Oh and i almost forgot about the companion cube
 

Flight

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Mar 13, 2010
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In addition to
Yorda's capture by the Queen in Ico
, I was hit pretty hard by
The death of Harry Mason in Silent Hill 3
especially as I'd played the original Silent Hill.

Also,
The ending to Persona 3, where the main character dies without even being able to say goodbye to his friends
was heartbreaking.
 

Tharticus

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Dec 10, 2008
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Heart of Darkness said:
All this talk about loss and no mention of Mother 3, which deals with loss of family, loss of innocence, loss of childhood...

For shame. For shame. Mother 3 is one of the few games that makes me cry every time I play it.
Indeed that Lucas has gone through lots of travesty and it's sad but, kindly to say that it wasn't released outside of Japan so I don't think they know about the translated version of Mother 3.

I would not say that the death of Aerith from FFVII is a good thing but I certainly didn't weep from that scene probably because I play the game for four hours and barely understanding Aerith.

I consider FFVI where Celes opera singing better than that.
 

Always_Remain

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Nov 23, 2009
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Mass Effect 2's Bad Ending hits home when you see Joker with all the coffins. Not too much of a spoiler. Course it's YOUR FAULT FOR BEING A SHITTY LEADER. Hell one loss is sad enough to me. I my BADASS SHEPARD I had to literally revert THIRTY MINUTES to save TALI even though she was my ROMANCE OPTION. Instead... I had ***** ASS JACOB go into the pipes if I recall correctly. Wasn't CONTRIBUTING at all anyways. Just second guessing my BADASS decisions like a ***** PARAGON. (I actually prefer paragon-ism) See what I did there?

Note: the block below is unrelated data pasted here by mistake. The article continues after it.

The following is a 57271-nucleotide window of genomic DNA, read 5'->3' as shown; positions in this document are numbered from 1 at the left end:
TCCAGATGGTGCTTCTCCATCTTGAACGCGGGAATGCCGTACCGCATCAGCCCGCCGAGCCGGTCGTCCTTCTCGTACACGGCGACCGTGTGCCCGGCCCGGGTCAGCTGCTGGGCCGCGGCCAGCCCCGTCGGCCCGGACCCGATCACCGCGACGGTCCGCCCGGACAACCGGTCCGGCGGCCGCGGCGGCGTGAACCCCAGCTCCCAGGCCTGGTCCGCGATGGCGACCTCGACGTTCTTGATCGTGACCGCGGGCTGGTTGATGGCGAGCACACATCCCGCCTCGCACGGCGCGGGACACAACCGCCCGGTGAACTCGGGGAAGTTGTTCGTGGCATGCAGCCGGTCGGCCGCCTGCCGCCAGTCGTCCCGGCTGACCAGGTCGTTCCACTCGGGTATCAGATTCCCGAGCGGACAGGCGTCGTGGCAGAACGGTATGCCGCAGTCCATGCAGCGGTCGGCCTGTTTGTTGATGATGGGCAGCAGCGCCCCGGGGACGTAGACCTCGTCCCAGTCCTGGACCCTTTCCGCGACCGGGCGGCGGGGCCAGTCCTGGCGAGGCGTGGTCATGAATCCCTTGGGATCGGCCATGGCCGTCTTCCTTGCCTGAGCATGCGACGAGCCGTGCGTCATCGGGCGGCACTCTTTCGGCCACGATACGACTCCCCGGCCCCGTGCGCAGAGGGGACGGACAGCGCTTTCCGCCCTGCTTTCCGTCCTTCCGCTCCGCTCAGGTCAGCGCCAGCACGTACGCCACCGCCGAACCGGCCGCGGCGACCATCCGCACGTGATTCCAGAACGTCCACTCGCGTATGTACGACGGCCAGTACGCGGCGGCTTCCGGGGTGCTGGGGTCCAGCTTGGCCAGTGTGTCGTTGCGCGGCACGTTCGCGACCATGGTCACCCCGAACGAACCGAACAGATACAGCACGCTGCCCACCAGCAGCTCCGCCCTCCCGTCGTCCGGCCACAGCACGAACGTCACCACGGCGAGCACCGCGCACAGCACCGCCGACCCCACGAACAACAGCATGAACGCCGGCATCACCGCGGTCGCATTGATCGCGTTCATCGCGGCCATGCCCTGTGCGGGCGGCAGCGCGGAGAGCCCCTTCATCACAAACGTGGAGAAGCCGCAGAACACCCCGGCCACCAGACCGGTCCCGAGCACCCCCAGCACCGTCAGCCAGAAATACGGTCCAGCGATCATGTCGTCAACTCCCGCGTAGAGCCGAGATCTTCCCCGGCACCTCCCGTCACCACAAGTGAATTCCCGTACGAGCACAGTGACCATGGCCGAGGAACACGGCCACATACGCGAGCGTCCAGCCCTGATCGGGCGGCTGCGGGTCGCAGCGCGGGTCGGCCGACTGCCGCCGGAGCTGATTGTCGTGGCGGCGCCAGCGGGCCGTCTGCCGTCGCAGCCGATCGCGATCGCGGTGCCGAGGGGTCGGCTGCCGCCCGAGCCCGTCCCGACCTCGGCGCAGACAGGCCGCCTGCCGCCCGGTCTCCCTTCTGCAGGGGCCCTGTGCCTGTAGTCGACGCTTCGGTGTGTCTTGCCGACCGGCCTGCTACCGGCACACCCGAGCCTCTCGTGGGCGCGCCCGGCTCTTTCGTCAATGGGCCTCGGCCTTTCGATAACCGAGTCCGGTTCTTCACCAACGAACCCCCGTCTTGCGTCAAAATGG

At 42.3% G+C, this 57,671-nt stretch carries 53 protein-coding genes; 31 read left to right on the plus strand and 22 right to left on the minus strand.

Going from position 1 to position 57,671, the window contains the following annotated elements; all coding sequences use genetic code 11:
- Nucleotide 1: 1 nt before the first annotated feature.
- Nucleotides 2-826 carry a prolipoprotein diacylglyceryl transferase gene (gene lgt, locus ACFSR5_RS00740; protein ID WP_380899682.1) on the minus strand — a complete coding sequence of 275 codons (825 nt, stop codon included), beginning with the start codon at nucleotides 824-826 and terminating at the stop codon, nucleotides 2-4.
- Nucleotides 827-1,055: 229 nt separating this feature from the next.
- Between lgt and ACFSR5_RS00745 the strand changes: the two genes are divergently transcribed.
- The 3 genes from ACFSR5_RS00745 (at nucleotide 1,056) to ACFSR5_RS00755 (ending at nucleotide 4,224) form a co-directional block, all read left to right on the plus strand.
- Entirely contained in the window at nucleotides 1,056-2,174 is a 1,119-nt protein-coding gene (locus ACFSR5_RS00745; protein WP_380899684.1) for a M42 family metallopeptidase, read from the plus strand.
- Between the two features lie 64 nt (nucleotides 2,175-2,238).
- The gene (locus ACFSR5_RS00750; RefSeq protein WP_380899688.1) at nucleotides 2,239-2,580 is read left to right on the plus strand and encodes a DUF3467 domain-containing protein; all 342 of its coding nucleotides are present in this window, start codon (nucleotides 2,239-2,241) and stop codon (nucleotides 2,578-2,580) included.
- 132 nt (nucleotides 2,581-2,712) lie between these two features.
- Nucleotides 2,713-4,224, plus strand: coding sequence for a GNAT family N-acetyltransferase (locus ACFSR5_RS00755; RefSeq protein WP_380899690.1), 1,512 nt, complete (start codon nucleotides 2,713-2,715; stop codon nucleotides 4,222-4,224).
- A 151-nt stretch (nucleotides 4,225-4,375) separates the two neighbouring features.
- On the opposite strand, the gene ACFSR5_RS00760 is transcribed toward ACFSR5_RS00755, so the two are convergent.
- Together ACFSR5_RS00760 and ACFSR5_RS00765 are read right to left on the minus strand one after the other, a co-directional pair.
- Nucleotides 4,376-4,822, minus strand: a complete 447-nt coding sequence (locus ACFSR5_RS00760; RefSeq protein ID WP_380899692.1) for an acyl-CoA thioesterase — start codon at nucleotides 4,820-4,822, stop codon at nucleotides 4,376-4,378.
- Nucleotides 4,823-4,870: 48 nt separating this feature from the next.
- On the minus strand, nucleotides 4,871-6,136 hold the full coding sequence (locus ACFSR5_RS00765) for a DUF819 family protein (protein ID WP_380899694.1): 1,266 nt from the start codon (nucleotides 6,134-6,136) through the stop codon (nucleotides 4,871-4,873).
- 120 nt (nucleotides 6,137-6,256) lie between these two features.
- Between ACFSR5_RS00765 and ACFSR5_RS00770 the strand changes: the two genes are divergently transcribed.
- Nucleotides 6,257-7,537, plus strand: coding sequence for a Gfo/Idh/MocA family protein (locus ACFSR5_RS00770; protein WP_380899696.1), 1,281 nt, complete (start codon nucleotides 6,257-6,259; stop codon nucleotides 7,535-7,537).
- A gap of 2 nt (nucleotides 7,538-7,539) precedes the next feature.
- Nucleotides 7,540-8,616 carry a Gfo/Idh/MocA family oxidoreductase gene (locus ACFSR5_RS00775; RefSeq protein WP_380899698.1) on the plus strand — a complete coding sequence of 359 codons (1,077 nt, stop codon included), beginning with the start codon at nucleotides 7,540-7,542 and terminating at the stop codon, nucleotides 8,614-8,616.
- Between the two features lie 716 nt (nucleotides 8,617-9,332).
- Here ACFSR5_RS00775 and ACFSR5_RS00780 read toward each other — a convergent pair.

And confession time. When I was like 11 or 12 at the end of Conker's Bad Fur Day. I seriously cried. I was like WHY DID THIS HAPPEN!?!?!? It stills upsets me to this day a little.
 

Game People

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Jan 5, 2010
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Exactly what I said. Womenses emotional sensitivity is more general, and thus more easily manipulated. They need those big death scenes to cry properly, whereas most men of any experience see the telegraphing long before the event. The littler things of greater import pass far too often without notice.

Greater mental focus = deeper and more detailed investment in a story = events that would not normally pass notice have greater emotional impact. We simply get more out of the game, or book, or movie, or event, than most of you women do.

Which is probably why men actually MAKE the vast majority of video games.
 

pyrus7

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Mar 16, 2010
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I guess I have to mention Bahamut Lagoon (SNES) for breaking my heart in a special way,
as the player's avatar gets dumped by the obvious love interest half way through the game...for the enemy who then joins the party! Such a betrayal however soon turned my heartbreak into rage..or maybe it was jealousy...